It is a good question. Ahl, like other characters in Crossbones, has his reasons. "Maybe," he tells the prostitute, "there is a purpose to my visit."
Farah himself goes regularly to Somalia and never without purpose. Born there in 1945, he has been coming and going all his life, not least because he needs to keep tabs on that blighted country and its long-suffering people. Above all, though, he goes to observe and listen, roaming around Mogadishu, a "city without landmarks", where women in niqabs, veils and body tents go past, "treading with much care, in streets chock-a-block with minibuses speeding down the dusty roads."
It is not difficult to imagine Farah melting into the background amidst the tumult. He has the build and gait of a long-distance runner and the musical, imperturbable voice of a man who could charm birds out of trees and talk his way out of trouble. He last visited Somalia a few months ago. "Actually," he says, as if not quite able to believe what he saw, "it's never been more peaceful." That's not, I say, the impression one gets from the news bulletins. "Well," he says, "there's blowing up. You can't stop the blowing up."
Sitting in a hotel lounge in the middle of Edinburgh, where all we have to exercise ourselves over is the ongoing saga of the trams project, Somalia could be on another planet. Since 1991, it has had no central government and large swathes of the south of the country are under the control of Al-Shabaab, which has links to al-Qaeda. Consequently, it has been beset by civil war and famine and bedevilled by pirates who seize boats and hold hostages for ransom.
These are desperate, dangerous men, whom Farah portrays in his novel as "armed clan-based militiamen high on drugs" and who will kill with such casualness that it seems part of their everyday life, which it is. Al-Shabaab has enforced Sharia law and has a Taliban-esque attitude towards women. Moreover, its followers wear white robes, which gives them the aura of the Ku Klux Klan.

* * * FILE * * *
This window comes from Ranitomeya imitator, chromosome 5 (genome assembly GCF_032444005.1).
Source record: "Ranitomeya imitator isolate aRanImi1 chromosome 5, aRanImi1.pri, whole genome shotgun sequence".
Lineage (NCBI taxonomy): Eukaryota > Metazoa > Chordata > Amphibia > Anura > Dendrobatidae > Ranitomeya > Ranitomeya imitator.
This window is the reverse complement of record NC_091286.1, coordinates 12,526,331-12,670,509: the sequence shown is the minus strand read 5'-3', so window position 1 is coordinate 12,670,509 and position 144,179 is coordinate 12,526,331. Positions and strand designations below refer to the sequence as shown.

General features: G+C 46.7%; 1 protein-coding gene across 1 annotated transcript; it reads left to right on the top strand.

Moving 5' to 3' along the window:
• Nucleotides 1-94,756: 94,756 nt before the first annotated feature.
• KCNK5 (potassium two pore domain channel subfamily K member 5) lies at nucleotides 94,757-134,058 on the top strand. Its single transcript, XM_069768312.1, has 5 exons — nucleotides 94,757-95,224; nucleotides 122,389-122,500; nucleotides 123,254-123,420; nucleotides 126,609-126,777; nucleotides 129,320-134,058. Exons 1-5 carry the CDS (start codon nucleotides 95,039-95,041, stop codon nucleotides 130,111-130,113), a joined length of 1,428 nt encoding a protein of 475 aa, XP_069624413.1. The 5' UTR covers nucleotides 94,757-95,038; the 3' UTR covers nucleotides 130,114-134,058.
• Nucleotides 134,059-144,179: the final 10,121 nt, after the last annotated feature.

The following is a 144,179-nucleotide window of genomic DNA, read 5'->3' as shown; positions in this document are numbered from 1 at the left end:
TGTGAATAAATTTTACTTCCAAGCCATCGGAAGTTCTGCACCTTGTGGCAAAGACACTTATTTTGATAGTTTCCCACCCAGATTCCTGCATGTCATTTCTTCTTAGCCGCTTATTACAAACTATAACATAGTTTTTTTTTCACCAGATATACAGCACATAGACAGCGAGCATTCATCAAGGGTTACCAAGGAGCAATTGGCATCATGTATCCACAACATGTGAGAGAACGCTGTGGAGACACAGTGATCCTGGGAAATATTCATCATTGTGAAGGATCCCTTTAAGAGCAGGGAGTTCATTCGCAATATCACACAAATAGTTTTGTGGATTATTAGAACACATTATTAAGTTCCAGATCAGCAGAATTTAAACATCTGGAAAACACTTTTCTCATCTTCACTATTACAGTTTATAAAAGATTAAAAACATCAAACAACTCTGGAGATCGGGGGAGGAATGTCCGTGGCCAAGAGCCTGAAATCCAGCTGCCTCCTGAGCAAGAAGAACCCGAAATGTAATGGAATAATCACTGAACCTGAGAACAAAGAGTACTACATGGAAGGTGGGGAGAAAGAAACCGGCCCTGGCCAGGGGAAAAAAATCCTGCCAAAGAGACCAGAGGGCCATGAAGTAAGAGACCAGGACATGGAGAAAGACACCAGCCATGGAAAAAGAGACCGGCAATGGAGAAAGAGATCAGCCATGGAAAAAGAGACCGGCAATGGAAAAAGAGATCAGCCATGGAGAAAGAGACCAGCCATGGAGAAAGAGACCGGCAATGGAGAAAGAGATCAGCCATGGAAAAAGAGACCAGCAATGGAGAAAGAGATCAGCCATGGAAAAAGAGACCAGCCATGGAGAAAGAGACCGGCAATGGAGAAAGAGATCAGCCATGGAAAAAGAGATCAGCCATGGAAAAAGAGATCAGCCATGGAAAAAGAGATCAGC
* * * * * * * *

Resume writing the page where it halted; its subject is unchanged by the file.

Farah, though, is careful not demonise them. In his depiction, Somalia is a country in a constant state of flux. Like him, several of his characters note with alarm the changes that take place, such as the sudden sprouting of beards among young men. But what does not change is the havoc and sense of lawlessness.
"The great tragedy about civil wars, famines and other disasters in the world's poor regions," thinks Farah's character Jeebleh, another returnee, "is that the rubble seldom divulges the secret sorrows it contains. The technology, the forensics to determine what is what, scientifically, is not available; the dead are rarely identified or exhumed. Often no-one knows how many have perished in the mudslide or the tsunami."
If this sounds like tub-thumping then that is perhaps inevitable. For, as Farah suggests, what most of the world knows of Somalia "is often no more than hearsay bolstered by scuttlebutt". While some prejudices may be confirmed by reading Crossbones, others need to be revised. For example, we're told that piracy began with Somalia fishermen trying to stop "foreign sea bandits" despoiling the coastline with toxic waste and overfishing the ocean.
I wonder whether Farah feels the guilt of the exile. Wouldn't he have more impact, more of an influence, if he was based in Somalia? He says not. "Though I have been physically away from Somalia for much of the time, I carry it inside my head, I write about it daily, and therefore there is a part of me that is forever attached, forever thinking."